The World's First Driverless Car Is Now Available For Purchase
Welcome to the future!
The world’s first completely self-driving vehicle is now available for purchase. If you’ve got $250,000 laying around, you can be the proud owner of a Navia shuttle -- an eight passenger, fully electric, self-driving car produced by France-based robotics company Induct.
The car is capable of travelling up to 12.5 miles an hour and does not rely on any rails or predetermined paths to get from one place to another. Passengers simply punch in the location of where they wish to go and the Navia does the rest.
At a 12.5 mile-an-hour top speed, the Navia shuttle isn’t meant to be used on the open roads. But the car has excelled in testing as a shuttle. Induct envisions their car being used to take people around at places like airports, college campuses, and theme parks.
"Navia is completely self-driving, 100 percent electric, emission free, safe and simple to use,” Induct CEO Piere Lefevre said. “It is the ideal solution for taking pedestrians that 'last mile' in city centers, industrial sites, theme parks, campuses, complexes and more."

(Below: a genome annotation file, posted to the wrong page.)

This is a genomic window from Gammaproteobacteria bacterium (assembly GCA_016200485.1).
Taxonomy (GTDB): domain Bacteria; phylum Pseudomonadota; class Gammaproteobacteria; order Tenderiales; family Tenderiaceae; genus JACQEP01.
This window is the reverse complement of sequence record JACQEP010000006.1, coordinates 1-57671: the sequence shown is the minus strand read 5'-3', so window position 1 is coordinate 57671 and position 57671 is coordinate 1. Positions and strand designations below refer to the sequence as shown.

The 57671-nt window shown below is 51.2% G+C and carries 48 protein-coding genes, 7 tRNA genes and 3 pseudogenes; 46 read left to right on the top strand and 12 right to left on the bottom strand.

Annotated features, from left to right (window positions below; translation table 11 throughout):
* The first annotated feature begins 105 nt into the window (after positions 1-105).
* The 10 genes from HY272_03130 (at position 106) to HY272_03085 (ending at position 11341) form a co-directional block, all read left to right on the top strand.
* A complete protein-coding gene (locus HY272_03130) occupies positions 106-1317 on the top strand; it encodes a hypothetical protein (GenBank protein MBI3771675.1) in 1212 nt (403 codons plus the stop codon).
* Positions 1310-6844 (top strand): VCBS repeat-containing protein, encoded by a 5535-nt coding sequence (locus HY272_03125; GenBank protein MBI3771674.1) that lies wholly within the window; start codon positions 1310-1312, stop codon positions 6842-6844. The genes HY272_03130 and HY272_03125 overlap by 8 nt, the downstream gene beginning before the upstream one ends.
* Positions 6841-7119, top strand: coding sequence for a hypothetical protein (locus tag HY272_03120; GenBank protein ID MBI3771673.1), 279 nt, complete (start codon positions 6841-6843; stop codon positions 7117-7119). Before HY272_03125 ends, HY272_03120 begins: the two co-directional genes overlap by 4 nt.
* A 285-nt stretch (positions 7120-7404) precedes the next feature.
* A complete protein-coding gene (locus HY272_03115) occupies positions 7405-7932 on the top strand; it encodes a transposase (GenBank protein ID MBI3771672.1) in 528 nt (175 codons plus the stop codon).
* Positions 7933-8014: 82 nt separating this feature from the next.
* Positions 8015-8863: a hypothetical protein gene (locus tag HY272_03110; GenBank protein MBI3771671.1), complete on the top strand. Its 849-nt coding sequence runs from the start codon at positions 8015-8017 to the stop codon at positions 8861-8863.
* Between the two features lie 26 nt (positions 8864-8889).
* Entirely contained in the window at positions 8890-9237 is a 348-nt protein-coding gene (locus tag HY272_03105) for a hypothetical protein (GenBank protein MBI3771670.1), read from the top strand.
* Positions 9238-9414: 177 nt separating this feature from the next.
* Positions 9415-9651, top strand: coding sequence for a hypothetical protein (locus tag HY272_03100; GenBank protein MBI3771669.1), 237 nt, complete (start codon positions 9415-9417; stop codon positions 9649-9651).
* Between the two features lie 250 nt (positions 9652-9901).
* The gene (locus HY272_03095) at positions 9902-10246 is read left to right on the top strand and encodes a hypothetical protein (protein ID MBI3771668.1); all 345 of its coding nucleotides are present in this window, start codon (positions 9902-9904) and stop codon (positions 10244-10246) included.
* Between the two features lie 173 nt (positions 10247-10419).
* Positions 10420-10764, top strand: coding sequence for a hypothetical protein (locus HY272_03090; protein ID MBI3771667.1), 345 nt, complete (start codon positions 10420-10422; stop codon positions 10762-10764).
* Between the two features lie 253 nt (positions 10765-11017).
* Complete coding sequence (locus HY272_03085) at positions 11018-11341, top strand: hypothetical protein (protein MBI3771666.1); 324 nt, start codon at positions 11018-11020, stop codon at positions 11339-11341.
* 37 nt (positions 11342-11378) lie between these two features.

The Navia is charged via induction using magnetic fields, so it is ready to be driven 24 hours a day. If Induct’s vision comes to fruition, the car will soon replace traditional bus shuttles and shuttle drivers across the country.
"The average cost of running a regular shuttle service with driver in the United States is $200.000 per year. With Navia, we are able to offer a safe, environmentally friendly solution and reduce the operational costs by 40 to 60 percent," Lefevre said.
If the Navia will truly be 40-60% cheaper than running a traditional shuttle, we can surely expect at least a few companies to try the car out. But who will be the losers if the shuttle really takes off and becomes widely used? Shuttle drivers. As we’ve seen many times before, new technology has a tendency to take away jobs once held by people. Manufacturing jobs and phone customer service positions are just two examples out of thousands of jobs in which a machine now does the work that a human used to do for pay. If the Navia is a success, thousands of shuttle drivers will be out of a job and looking for work.
But hey, we’ll cross that bridge when we get there, right? That seems to be the prevailing wisdom for these types of predicaments. In the meantime, cool car, Induct. Something tells me Google and other tech giants aren’t far behind with their respective versions of the driverless vehicle. It may not be long until we’re all sleeping and watching movies during road trips while our cars happily hum us down the road with no need for our help.